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Exhibits Tell the Story of Earth Day

Gaylord Nelson in a canoe looking out over the water around his beloved Apostle Islands
WHI 56854

New exhibits at the Wisconsin Historical Museum and at the Wisconsin Historical Society's headquarters building pay tribute to Earth Day founder and Wisconsin political figure Gaylord Nelson. "Gaylord Nelson and Earth Day: The Making of the Modern Environmental Movement" opened March 23 at the museum on Madison's Capitol Square and will run through June 19. The exhibit tells the story behind Nelson's Earth Day idea in celebration of its 40th anniversary. The exhibit includes photographs, letters, news clippings and other materials from Nelson's career. Several related events will take place during the run of the exhibit.

Nelson conceived the idea as a "national teach-in on the environment." Raised in Wisconsin's progressive tradition, Nelson believed that change comes from people. After struggling to build political backing for environmental legislation, he proposed a day when colleges across the country would send a message of support by holding teach-ins like those used in antiwar and social justice efforts. The concept proved popular not only at colleges, but also among schools and community groups of all kinds. Now, 40 years later, discover how a few words spoken by Nelson became a historic turning point in environmental history and forged the modern environmental movement.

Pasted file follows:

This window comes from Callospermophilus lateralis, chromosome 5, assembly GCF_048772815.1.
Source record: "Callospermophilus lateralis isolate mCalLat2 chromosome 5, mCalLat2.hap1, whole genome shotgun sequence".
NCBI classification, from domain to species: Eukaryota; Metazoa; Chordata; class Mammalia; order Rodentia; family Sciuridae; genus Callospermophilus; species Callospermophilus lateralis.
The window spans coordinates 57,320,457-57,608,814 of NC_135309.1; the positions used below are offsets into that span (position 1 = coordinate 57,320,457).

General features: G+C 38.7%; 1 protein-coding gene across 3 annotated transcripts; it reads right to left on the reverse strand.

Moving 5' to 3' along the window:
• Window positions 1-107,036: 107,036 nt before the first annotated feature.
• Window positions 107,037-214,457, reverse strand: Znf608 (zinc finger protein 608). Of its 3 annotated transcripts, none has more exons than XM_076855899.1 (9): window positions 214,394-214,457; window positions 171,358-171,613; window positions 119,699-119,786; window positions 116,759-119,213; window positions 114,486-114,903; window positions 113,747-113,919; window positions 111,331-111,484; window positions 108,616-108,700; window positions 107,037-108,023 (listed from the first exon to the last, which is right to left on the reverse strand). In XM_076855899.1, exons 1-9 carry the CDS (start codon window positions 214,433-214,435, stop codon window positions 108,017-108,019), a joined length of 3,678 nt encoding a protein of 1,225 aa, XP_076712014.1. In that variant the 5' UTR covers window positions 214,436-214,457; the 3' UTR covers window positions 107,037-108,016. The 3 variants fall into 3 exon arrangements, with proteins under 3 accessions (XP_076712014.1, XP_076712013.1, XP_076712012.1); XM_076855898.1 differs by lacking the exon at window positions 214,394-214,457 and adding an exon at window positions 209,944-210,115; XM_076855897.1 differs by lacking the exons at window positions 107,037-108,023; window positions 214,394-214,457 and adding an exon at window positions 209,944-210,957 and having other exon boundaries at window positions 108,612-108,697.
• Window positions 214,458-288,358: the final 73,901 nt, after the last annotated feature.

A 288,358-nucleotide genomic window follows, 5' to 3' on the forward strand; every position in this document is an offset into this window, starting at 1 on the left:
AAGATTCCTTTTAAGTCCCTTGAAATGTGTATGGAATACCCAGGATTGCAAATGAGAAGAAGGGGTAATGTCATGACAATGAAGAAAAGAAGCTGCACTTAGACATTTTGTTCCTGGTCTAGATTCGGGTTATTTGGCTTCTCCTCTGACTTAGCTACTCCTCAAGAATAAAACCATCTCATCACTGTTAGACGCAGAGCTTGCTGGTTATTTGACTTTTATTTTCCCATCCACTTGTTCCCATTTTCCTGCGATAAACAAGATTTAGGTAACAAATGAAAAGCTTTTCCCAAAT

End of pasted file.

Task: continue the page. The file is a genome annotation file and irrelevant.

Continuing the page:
Companion Exhibit at the Society's Headquarters

A companion exhibit on his career and legacy, "Gaylord Nelson: Forward Thinking," opens March 29 at the Society's headquarters building. Both exhibits are a cooperative venture of the Wisconsin Historical Society; the Nelson Institute for Environmental Studies at the University of Wisconsin-Madison; the Center for Culture, History and the Environment; and the Nelson Family.

Learn More About Gaylord Nelson and Earth Day

:: Posted March 25, 2010

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